21 21 Resource Management Initiatives CLIMATE Various local, state, national, international initiatives that have stated climate change goals: Climate Smart Western Regional Climate Action Initiative San Diego Regional Sustainability Partnership* U.S. Green Building Council Step It Up Imperative Architecture 2030 Etc. *Co-Producer of todays Energy/Water Panel

22 22 Benefits of Less Energy/Water Use

23 23 Saving Water Offers Multiple Benefits WATER Preserves precious water resources Lowers operational costs Fosters economic development Protects from impending water shortages Reduces urban runoff minimizing pollution Rapidly implemented compared to supply additions Decreases energy consumption …which in turn

24 24 Saving Water Indirectly Saves Energy ENERGY Saves consumers and businesses money Helps with economic development Changes the energy supply and demand balance and puts downward pressure on energy prices Decreases reliance on energy imports Lowers air, water and land impacts from mining, production, transmission and use of energy sources Reduces carbon emissions, helping to temper gases that contribute to global climate change

25 25 Energy Use Reduction Model MODEL Efficiency Conservation Demand Response

26 26 Water Use Reduction Model MODEL Efficiency Conservation Demand Response

27 27 Overall Model for Decreased Impacts MODEL Reductions: Development: Smart Systems: Initiatives: Water, Materials, Waste, Energy, Fuel, Pollution, CO 2, CH 4 Green Building, Urban Infill, Design, Integration, Clean Clusters Automation, Smart Grids, Electricity Storage & Dispatch, Biomimicry Organizational, Government, Personal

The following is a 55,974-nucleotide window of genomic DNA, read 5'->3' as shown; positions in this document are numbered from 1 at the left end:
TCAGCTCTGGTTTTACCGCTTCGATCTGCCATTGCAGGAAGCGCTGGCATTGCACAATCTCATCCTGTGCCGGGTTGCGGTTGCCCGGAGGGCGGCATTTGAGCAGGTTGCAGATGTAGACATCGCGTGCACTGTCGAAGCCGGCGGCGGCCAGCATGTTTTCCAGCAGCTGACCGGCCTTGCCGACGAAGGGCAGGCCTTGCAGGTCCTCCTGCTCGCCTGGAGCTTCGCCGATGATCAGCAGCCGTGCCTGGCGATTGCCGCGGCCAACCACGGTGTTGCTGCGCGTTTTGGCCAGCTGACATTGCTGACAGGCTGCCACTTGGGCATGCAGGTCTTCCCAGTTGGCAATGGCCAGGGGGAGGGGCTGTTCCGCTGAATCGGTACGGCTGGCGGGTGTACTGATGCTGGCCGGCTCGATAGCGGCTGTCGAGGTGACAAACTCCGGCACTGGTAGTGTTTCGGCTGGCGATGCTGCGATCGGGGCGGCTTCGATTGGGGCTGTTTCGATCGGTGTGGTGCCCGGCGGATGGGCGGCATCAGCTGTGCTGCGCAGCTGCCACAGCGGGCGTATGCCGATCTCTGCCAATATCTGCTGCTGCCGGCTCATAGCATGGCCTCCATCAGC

28 28 Energy/Water Efficiency Opportunities EFFICIENCY Common areas of focus include: Site planning, landscaping & hardscaping Building envelope/shell (foundation, floors, walls, and roof) Mechanical (HVAC&R, water heating, pumping) Electrical (motors, transformers, etc.) Lighting (indoor and outdoor) Appliances Office equipment, electronics & plug loads

29 29 Design Integration: Green Buildings GREEN BUILDING

30 30 Definition of Green Buildings GREEN BUILDING Green Building is a process to create buildings and supporting infrastructure that… Minimize the use of resources Minimize harmful effects on the environment Create healthier environments for people

31 31 Definition of Green Buildings GREEN BUILDING Green buildings commonly address opportunities in the following five categories: SUSTAINABLE SITES WATER EFFICIENCY ENERGY & ATMOSPHERE MATERIALS & RESOURCES INDOOR ENVIRONMENTAL QUALITY

32 32 Green Building Savings GREEN BUILDING

33 33 Available Support Programs

34 34 Local, State and Federal Education Technical Assistance Financial Incentives Tax Rebates Depreciation Allowances Low-Interest Financing Permit Fee Reductions Mandates, Codes, Guidelines & Rating Systems Etc. Incentive and Support Programs SUPPORT

35 35 Additional Resources

36 36 Additional Energy/Water Resources RESOURCES California's Water-Energy Relationship report: The Water-Energy Nexus article (Pg 16): /CEC SF.PDF NRDC Report: "Energy Down the Drain" (and Chapter 3 focuses on San Diego): CEC Integrated Energy Policy Report (Chapter 8): and: CTD.PDF CPUC Rulemaking directing IOU's to implement a one-year pilot energy/water program in conjunction with water agencies: MWD of SoCal Annual Report: MWD Geography of Water teacher resource: SDCWA 2005 Urban Water Management Plan:

37 37 California Center for Sustainable Energy – our role in this…

38 38 Who is CCSE? CCSE Vision: Creating a sustainable energy future Mission: To foster public policies and provide programs, services, information and forums that facilitate the adoption of clean, reliable, renewable, sustainable, and efficient energy technologies and practices.

39 39 Contact or Visit Us! CONTACT For more information, call us at: SD-ENERGY Or visit us on the web at: California Center for Sustainable Energy 8690 Balboa Ave., Suite 100 San Diego, CA 92123